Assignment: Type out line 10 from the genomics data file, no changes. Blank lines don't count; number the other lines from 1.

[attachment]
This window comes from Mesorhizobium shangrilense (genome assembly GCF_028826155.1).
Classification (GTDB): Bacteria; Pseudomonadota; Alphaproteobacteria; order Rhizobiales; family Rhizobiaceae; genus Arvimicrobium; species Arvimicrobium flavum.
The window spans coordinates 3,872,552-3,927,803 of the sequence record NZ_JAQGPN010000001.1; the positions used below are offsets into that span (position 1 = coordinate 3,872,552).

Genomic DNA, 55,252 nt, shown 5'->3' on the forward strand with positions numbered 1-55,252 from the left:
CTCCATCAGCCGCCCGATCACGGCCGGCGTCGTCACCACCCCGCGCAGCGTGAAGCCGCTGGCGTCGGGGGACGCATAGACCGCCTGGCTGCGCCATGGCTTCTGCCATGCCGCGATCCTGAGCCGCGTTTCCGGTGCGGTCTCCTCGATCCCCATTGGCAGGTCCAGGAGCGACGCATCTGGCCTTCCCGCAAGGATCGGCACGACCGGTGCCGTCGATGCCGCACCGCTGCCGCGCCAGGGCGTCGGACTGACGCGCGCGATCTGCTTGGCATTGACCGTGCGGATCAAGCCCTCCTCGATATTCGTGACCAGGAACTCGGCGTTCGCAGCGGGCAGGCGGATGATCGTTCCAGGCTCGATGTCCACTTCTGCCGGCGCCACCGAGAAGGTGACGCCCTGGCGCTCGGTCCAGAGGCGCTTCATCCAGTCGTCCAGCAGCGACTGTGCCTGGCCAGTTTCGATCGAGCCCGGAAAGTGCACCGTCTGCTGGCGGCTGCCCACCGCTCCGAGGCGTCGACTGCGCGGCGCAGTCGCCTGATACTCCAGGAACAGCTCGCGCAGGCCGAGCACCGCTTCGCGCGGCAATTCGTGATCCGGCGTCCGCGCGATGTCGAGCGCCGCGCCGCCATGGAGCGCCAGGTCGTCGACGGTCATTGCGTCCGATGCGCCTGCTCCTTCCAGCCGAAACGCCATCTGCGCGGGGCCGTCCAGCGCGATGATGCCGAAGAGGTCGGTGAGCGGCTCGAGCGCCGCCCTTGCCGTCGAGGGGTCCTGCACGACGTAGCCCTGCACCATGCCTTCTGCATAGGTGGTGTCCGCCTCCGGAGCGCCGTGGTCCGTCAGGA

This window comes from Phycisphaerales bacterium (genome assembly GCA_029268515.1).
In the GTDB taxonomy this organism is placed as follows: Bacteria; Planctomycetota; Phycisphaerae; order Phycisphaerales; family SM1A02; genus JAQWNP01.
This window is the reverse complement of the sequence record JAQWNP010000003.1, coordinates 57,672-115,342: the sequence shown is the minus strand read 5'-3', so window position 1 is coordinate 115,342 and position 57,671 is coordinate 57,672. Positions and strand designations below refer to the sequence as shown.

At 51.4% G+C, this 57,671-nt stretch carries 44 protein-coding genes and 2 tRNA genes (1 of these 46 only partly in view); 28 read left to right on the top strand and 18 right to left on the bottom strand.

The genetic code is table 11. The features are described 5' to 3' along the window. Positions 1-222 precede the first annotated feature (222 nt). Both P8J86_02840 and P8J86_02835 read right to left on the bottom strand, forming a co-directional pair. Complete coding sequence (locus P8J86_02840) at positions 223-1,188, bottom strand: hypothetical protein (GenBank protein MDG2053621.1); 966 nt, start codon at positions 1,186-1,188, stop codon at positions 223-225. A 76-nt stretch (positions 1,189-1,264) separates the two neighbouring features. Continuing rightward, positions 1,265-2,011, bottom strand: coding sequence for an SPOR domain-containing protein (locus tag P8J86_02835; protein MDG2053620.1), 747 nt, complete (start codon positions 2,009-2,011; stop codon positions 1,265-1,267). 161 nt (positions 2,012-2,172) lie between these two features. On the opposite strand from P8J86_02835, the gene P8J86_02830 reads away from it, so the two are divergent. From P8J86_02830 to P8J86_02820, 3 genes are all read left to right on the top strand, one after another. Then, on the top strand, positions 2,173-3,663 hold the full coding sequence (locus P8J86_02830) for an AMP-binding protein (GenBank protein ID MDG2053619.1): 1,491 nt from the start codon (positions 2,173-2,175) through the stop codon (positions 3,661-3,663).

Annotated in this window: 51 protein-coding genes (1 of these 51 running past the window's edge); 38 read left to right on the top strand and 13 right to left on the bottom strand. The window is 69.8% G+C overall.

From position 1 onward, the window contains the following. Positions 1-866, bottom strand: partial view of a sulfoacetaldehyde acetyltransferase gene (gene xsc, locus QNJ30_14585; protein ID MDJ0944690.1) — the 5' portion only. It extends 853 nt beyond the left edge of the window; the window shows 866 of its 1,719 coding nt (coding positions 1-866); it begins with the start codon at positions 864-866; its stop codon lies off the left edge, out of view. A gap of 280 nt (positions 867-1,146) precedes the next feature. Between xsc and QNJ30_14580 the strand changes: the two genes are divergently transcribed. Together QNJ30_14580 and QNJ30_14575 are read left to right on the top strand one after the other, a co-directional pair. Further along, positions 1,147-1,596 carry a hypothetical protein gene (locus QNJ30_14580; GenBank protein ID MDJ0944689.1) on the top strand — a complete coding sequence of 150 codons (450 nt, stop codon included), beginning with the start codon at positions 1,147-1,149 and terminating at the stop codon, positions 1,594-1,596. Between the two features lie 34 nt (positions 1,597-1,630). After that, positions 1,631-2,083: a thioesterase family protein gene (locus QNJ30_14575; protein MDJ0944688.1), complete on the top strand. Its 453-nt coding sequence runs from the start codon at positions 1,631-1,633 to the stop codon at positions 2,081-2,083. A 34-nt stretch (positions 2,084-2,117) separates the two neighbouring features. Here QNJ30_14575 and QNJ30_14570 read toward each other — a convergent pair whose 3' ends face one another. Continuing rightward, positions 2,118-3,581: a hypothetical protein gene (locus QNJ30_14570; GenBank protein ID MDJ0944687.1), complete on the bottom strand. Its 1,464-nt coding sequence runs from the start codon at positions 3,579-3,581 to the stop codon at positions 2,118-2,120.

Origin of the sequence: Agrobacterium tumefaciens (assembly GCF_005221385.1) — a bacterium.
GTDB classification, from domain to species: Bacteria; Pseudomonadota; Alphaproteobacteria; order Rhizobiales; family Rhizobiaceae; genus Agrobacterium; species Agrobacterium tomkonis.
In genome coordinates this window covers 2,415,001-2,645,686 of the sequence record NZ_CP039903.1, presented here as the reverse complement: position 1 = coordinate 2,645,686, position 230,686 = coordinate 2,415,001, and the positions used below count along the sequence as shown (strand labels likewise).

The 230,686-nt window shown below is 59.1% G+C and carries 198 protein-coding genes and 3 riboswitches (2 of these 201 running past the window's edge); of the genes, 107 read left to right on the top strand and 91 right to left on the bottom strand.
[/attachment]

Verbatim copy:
The genetic code is table 11. The features are described 5' to 3' along the window. Positions 1-222 precede the first annotated feature (222 nt). Both P8J86_02840 and P8J86_02835 read right to left on the bottom strand, forming a co-directional pair. Complete coding sequence (locus P8J86_02840) at positions 223-1,188, bottom strand: hypothetical protein (GenBank protein MDG2053621.1); 966 nt, start codon at positions 1,186-1,188, stop codon at positions 223-225. A 76-nt stretch (positions 1,189-1,264) separates the two neighbouring features. Continuing rightward, positions 1,265-2,011, bottom strand: coding sequence for an SPOR domain-containing protein (locus tag P8J86_02835; protein MDG2053620.1), 747 nt, complete (start codon positions 2,009-2,011; stop codon positions 1,265-1,267). 161 nt (positions 2,012-2,172) lie between these two features. On the opposite strand from P8J86_02835, the gene P8J86_02830 reads away from it, so the two are divergent. From P8J86_02830 to P8J86_02820, 3 genes are all read left to right on the top strand, one after another. Then, on the top strand, positions 2,173-3,663 hold the full coding sequence (locus P8J86_02830) for an AMP-binding protein (GenBank protein ID MDG2053619.1): 1,491 nt from the start codon (positions 2,173-2,175) through the stop codon (positions 3,661-3,663).